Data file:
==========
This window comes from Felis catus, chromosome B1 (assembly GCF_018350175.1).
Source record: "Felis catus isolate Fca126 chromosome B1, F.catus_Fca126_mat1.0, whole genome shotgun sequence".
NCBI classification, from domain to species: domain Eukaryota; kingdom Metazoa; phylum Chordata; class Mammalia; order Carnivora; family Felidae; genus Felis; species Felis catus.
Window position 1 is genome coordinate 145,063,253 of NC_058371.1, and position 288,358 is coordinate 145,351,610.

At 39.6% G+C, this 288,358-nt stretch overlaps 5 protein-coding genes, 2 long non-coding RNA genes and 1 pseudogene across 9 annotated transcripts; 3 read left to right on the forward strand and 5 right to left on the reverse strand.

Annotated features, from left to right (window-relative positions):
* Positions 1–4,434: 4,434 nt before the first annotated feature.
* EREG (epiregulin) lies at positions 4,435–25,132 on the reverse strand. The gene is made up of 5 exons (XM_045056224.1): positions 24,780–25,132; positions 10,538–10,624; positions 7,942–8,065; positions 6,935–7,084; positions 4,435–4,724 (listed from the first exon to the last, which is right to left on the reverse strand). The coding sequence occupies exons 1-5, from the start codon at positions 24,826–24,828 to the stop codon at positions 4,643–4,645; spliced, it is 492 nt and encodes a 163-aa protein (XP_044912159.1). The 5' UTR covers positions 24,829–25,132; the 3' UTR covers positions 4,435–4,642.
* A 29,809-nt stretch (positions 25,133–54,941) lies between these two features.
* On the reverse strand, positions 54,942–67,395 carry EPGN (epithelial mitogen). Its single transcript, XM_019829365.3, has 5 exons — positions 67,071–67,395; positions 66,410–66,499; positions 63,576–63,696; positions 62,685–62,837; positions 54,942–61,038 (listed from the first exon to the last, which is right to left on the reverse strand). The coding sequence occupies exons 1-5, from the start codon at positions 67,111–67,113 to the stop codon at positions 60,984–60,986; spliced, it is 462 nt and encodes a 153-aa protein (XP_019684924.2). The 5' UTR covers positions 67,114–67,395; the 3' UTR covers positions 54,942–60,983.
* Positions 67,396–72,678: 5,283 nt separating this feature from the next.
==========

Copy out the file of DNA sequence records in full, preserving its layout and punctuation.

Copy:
This window comes from Felis catus, chromosome B1 (assembly GCF_018350175.1).
Source record: "Felis catus isolate Fca126 chromosome B1, F.catus_Fca126_mat1.0, whole genome shotgun sequence".
NCBI classification, from domain to species: domain Eukaryota; kingdom Metazoa; phylum Chordata; class Mammalia; order Carnivora; family Felidae; genus Felis; species Felis catus.
Window position 1 is genome coordinate 145,063,253 of NC_058371.1, and position 288,358 is coordinate 145,351,610.

At 39.6% G+C, this 288,358-nt stretch overlaps 5 protein-coding genes, 2 long non-coding RNA genes and 1 pseudogene across 9 annotated transcripts; 3 read left to right on the forward strand and 5 right to left on the reverse strand.

Annotated features, from left to right (window-relative positions):
* Positions 1–4,434: 4,434 nt before the first annotated feature.
* EREG (epiregulin) lies at positions 4,435–25,132 on the reverse strand. The gene is made up of 5 exons (XM_045056224.1): positions 24,780–25,132; positions 10,538–10,624; positions 7,942–8,065; positions 6,935–7,084; positions 4,435–4,724 (listed from the first exon to the last, which is right to left on the reverse strand). The coding sequence occupies exons 1-5, from the start codon at positions 24,826–24,828 to the stop codon at positions 4,643–4,645; spliced, it is 492 nt and encodes a 163-aa protein (XP_044912159.1). The 5' UTR covers positions 24,829–25,132; the 3' UTR covers positions 4,435–4,642.
* A 29,809-nt stretch (positions 25,133–54,941) lies between these two features.
* On the reverse strand, positions 54,942–67,395 carry EPGN (epithelial mitogen). Its single transcript, XM_019829365.3, has 5 exons — positions 67,071–67,395; positions 66,410–66,499; positions 63,576–63,696; positions 62,685–62,837; positions 54,942–61,038 (listed from the first exon to the last, which is right to left on the reverse strand). The coding sequence occupies exons 1-5, from the start codon at positions 67,111–67,113 to the stop codon at positions 60,984–60,986; spliced, it is 462 nt and encodes a 153-aa protein (XP_019684924.2). The 5' UTR covers positions 67,114–67,395; the 3' UTR covers positions 54,942–60,983.
* Positions 67,396–72,678: 5,283 nt separating this feature from the next.